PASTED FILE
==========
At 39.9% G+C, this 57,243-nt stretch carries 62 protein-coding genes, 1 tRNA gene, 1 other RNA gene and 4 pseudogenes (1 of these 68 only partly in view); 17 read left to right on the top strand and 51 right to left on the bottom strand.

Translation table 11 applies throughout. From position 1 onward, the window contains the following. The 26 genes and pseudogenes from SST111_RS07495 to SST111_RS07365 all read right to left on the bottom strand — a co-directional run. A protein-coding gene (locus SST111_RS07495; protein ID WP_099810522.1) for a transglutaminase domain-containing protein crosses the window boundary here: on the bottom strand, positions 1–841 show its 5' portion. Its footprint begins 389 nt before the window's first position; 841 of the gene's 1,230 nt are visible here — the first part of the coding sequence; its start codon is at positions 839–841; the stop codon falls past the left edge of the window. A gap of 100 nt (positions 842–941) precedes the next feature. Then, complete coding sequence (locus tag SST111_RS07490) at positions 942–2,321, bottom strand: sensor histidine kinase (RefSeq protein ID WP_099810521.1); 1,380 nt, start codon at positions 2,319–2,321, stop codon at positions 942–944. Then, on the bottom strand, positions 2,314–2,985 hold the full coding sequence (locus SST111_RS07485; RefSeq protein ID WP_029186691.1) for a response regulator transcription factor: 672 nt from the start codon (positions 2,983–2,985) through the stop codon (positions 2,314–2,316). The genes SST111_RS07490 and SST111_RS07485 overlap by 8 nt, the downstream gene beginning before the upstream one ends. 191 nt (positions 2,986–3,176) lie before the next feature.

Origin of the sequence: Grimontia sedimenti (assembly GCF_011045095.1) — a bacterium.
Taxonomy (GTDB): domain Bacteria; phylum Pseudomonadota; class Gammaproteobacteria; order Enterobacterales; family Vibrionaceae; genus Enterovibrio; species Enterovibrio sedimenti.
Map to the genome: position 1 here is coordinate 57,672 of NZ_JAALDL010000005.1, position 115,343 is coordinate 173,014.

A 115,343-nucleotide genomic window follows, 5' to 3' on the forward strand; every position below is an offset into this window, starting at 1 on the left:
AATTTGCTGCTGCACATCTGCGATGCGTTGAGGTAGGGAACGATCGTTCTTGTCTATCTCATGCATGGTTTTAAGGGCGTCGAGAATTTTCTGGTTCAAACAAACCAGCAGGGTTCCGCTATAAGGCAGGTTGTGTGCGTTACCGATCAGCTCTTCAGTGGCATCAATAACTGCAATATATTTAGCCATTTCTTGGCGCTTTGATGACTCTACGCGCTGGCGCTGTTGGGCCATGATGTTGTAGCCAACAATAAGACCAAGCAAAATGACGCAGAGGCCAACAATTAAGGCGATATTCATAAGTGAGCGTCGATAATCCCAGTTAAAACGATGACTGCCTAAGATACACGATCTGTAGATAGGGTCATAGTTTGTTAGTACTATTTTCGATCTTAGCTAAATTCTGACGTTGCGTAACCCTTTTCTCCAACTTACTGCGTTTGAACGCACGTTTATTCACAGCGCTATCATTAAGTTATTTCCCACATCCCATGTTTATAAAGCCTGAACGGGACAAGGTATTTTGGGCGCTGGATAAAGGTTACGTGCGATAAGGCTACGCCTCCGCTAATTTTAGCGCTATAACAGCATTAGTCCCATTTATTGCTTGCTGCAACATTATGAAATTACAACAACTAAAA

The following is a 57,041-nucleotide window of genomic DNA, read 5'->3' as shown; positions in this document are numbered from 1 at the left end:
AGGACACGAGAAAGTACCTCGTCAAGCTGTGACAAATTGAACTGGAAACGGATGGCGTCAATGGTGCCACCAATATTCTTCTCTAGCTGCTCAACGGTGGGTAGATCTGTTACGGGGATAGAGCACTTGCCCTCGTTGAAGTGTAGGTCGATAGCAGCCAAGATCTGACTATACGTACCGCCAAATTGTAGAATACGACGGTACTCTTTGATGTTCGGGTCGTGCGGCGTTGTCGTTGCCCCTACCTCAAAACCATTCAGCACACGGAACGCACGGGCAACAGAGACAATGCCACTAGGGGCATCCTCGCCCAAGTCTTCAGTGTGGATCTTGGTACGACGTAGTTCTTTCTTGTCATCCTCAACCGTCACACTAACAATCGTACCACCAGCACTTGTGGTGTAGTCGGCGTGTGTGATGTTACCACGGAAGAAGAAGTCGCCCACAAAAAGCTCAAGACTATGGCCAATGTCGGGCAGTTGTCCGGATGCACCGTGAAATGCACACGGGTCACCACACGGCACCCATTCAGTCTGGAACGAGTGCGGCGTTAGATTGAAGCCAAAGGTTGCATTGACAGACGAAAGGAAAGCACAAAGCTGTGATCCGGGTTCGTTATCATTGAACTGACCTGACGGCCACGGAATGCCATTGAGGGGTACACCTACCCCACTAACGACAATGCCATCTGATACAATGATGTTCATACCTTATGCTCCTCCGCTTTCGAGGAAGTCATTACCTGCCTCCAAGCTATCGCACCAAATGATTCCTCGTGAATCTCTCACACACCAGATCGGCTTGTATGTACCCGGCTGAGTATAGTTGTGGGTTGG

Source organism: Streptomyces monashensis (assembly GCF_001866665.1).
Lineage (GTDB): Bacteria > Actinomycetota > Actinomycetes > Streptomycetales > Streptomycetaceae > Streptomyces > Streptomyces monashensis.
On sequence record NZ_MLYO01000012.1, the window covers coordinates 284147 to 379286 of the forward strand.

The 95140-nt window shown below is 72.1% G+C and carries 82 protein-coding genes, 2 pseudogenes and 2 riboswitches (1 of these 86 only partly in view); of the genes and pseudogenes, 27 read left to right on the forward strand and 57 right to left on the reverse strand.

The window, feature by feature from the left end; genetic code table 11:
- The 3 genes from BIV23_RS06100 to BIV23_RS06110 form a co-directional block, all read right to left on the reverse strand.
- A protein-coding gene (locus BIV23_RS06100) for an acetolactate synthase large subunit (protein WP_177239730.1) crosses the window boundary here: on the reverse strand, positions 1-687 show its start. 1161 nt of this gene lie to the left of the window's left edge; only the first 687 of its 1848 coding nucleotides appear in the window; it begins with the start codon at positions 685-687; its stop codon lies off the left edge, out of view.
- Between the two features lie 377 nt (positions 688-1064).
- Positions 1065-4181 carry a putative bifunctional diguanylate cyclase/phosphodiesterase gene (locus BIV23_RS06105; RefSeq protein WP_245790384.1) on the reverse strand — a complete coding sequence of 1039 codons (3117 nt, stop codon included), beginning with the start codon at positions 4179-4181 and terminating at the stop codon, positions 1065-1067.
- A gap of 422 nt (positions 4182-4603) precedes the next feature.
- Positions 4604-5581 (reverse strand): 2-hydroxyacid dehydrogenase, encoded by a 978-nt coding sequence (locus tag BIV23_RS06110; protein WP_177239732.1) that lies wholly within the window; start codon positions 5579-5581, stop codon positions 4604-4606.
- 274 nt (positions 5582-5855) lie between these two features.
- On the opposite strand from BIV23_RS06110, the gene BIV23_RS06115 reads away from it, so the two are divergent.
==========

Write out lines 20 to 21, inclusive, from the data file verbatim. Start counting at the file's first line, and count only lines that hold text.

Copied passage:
- Positions 4604-5581 (reverse strand): 2-hydroxyacid dehydrogenase, encoded by a 978-nt coding sequence (locus tag BIV23_RS06110; protein WP_177239732.1) that lies wholly within the window; start codon positions 5579-5581, stop codon positions 4604-4606.
- 274 nt (positions 5582-5855) lie between these two features.